Farmer Zach Johnson is smart, funny and just as comfortable posing for photos with his many fans as a sports star.
But he’s not famous because he makes millions of dollars scoring points through the goal posts.
His claim to fame is being an ordinary farmer — just a regular guy who makes his living growing ingredients for foods people eat.
Video of a combine in action is hardly the stuff of death-defying stunts or thriller-chiller movies, yet Johnson has had upward of 83 million views on his YouTube channel since he started producing home videos and posting them in 2016.
It turns out being a real farmer in an era when less than two per cent of the population grows the food we eat makes his take on things pretty interesting — and lucrative. U.S. media reports say he now harvests more revenue from his YouTube channel than he does from his Minnesota fields.
Johnson, known as the Millennial Farmer, decided to put himself out there because he was frustrated by how farmers and farming practices are often characterized by non-farmers.
He wanted to tell his own story in his own homespun way.
His first video effort attracted 600 views and it’s been growing ever since. Now when he puts out a video he might reach 400,000. He’s now frequently invited to farm conferences to help other farmers learn about outreach.
Judging by the standing-room only turnout for his session at the recent CropConnect 2020, there are lots of farmers out there who want to know his secret to successful dialogue with non-farmers.
In Canada, we have full-blown campaigns sponsored by industry organizations and governments designed to help farmers tell their side of the story.
Feb. 11 was Canada Agriculture Day with events across the country designed to celebrate what farmers do. Feb. 8 was Food Freedom Day — the point in the year when the average Canadian family had earned enough to pay for their annual food bill.
Johnson doesn’t have any big secrets to share — except to say that he doesn’t worry too much about taking sides.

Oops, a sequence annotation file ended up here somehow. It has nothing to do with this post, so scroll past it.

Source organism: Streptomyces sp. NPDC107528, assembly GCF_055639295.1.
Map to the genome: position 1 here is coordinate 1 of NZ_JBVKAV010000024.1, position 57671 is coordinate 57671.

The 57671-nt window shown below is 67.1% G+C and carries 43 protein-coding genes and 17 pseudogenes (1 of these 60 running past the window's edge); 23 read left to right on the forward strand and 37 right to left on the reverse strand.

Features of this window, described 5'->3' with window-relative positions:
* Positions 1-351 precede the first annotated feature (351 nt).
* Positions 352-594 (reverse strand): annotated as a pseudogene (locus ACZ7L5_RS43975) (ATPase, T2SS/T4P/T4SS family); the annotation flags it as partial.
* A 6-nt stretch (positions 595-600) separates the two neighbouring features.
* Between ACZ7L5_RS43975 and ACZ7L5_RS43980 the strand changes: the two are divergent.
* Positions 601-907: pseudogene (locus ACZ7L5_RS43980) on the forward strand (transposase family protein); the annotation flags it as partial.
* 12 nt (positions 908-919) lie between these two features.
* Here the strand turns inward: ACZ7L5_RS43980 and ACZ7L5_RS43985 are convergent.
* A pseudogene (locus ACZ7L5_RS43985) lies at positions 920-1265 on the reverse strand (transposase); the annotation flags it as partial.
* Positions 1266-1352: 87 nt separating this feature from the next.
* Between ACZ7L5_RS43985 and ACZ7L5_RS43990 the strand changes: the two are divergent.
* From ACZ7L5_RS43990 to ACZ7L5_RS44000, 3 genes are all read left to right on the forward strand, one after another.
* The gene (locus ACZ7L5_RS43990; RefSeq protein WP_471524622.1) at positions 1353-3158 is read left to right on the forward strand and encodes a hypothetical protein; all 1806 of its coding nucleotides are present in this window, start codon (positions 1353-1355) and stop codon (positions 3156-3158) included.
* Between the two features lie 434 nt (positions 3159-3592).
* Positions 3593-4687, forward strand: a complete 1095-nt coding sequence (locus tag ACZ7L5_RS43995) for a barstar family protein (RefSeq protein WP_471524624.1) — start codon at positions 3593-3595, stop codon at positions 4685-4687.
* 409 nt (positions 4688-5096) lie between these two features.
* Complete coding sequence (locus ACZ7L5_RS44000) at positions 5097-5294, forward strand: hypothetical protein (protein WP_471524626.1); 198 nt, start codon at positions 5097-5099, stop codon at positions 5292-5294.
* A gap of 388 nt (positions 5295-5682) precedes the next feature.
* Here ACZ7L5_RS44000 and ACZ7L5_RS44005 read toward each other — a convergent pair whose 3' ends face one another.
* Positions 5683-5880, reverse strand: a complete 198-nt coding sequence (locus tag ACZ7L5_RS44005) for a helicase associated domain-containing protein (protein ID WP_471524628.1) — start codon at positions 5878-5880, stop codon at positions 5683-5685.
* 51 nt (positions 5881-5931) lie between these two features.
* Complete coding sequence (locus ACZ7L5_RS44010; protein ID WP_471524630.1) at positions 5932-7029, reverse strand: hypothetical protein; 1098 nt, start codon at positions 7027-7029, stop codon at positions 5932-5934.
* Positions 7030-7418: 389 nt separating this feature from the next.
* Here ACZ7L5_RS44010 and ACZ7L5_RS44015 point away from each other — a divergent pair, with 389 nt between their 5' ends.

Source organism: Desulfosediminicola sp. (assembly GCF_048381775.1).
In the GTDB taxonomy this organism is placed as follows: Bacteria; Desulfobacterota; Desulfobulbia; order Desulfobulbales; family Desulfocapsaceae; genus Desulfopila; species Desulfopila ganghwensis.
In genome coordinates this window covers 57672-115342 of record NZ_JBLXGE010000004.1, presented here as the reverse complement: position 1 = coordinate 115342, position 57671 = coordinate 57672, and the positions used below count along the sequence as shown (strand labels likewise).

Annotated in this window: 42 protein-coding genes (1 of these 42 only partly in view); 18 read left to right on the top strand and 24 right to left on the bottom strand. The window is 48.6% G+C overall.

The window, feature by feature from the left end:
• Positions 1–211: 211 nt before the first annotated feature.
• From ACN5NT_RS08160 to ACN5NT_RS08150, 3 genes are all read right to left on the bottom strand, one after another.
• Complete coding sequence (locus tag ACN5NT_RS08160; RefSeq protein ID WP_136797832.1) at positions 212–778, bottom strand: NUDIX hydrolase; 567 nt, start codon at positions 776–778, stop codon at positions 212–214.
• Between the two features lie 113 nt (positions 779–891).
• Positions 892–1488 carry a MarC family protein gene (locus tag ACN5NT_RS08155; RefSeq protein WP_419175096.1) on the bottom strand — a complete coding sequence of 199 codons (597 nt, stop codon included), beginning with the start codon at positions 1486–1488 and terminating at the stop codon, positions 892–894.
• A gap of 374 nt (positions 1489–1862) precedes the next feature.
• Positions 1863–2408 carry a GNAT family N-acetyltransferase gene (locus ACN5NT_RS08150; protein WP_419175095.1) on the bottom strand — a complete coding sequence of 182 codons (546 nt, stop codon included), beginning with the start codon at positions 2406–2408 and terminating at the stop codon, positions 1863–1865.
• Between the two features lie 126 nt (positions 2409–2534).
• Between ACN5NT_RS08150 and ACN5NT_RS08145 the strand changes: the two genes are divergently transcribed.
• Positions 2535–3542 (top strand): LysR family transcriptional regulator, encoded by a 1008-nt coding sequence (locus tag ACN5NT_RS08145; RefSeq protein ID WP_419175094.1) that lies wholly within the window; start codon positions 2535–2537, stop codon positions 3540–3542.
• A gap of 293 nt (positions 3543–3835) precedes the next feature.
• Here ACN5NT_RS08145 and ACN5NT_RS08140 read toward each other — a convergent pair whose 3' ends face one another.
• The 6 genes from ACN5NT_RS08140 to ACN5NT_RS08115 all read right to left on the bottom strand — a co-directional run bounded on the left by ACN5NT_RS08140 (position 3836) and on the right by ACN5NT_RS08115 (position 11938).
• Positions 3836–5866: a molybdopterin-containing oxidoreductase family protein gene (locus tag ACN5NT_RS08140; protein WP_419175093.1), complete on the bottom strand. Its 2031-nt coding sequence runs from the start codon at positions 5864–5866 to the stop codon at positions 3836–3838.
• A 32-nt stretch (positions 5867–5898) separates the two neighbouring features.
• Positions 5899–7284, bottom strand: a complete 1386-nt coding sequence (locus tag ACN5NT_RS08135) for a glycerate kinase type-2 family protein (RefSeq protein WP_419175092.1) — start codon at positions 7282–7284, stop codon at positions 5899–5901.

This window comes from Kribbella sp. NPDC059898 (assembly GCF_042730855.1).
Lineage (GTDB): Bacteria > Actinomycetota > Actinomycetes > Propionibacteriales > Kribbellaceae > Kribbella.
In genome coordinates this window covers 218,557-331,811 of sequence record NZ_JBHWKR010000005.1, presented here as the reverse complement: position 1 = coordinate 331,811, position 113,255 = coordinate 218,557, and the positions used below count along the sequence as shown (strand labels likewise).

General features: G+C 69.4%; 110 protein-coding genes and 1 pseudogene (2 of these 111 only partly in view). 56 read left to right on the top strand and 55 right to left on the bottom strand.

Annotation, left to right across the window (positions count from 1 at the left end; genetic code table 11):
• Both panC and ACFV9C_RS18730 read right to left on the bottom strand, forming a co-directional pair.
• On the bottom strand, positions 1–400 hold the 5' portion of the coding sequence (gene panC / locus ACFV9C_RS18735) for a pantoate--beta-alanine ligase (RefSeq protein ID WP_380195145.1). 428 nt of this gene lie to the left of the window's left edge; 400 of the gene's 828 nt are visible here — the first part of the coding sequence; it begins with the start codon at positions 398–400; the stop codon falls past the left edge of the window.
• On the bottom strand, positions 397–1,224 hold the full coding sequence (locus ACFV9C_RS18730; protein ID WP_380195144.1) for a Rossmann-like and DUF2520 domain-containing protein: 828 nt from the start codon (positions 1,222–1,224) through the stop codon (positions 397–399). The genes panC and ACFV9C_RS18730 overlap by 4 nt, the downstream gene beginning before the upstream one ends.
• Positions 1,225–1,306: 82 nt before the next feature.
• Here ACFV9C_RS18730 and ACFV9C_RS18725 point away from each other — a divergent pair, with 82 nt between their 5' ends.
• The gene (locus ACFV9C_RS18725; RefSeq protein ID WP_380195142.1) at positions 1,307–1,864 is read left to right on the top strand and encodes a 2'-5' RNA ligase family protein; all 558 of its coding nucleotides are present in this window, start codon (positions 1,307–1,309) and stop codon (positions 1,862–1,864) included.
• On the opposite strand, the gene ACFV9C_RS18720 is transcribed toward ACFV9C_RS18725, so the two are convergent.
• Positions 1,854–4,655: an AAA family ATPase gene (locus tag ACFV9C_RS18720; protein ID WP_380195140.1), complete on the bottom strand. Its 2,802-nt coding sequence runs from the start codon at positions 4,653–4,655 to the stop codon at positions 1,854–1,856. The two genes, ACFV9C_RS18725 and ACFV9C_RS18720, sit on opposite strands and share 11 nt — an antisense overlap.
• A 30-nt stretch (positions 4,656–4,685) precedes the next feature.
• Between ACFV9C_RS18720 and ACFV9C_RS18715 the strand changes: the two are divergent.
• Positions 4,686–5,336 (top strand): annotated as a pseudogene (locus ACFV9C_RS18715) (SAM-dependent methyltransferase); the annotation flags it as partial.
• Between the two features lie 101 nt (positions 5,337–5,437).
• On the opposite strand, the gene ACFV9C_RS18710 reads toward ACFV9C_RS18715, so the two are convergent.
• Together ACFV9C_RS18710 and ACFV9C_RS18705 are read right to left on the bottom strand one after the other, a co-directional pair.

In fact, most of his videos don’t even talk about the “serious” stuff. They are specifically targeted at letting people see who he is as a person, how and why he does what he does on the farm.
“Then we get to planting GMOs, we get to using pesticides and we get to installing drain tile, then I can talk about why we’ve made that decision on our farm as a management practice and it will hold more weight because the people see somebody that they’ve gotten to trust and somebody they’ve gotten to know talking about why we make the decisions that we do.”
Farmers are capable like never before in history to connect with consumers through social media channels, he said.
He’s not concerned that surveys show upwards of 60 per cent of his viewers are people already engaged in agriculture. The other 40 per cent still represents a lot of people. “ Where else can you reach that amount of people so efficiently?”
He encourages other farmers to follow his lead and reach out. All too often, he sees farmers talking amongst themselves about how consumers don’t understand them, “and you kind of get stuck in your own echo chamber.”
“Farmers have this massive opportunity right now to try and connect to people because there are people out there who are willing to listen and want to learn from us,” he said.
Johnson accepts that some will never be convinced of the merits of modern farming practices. Angry Twitter exchanges won’t change that.
“I don’t think anybody has ever argued their way to winning,” he said. “That’s just not how you communicate with people…. arguing back and forth doesn’t solve the problem.”
From his experience, the vast majority of consumers are simply curious and confused by the “conflictions” in the information they’re getting.
“The number one thing I’ve learned about non-farmers is the majority of them really are interested in hearing what it is we have to say.”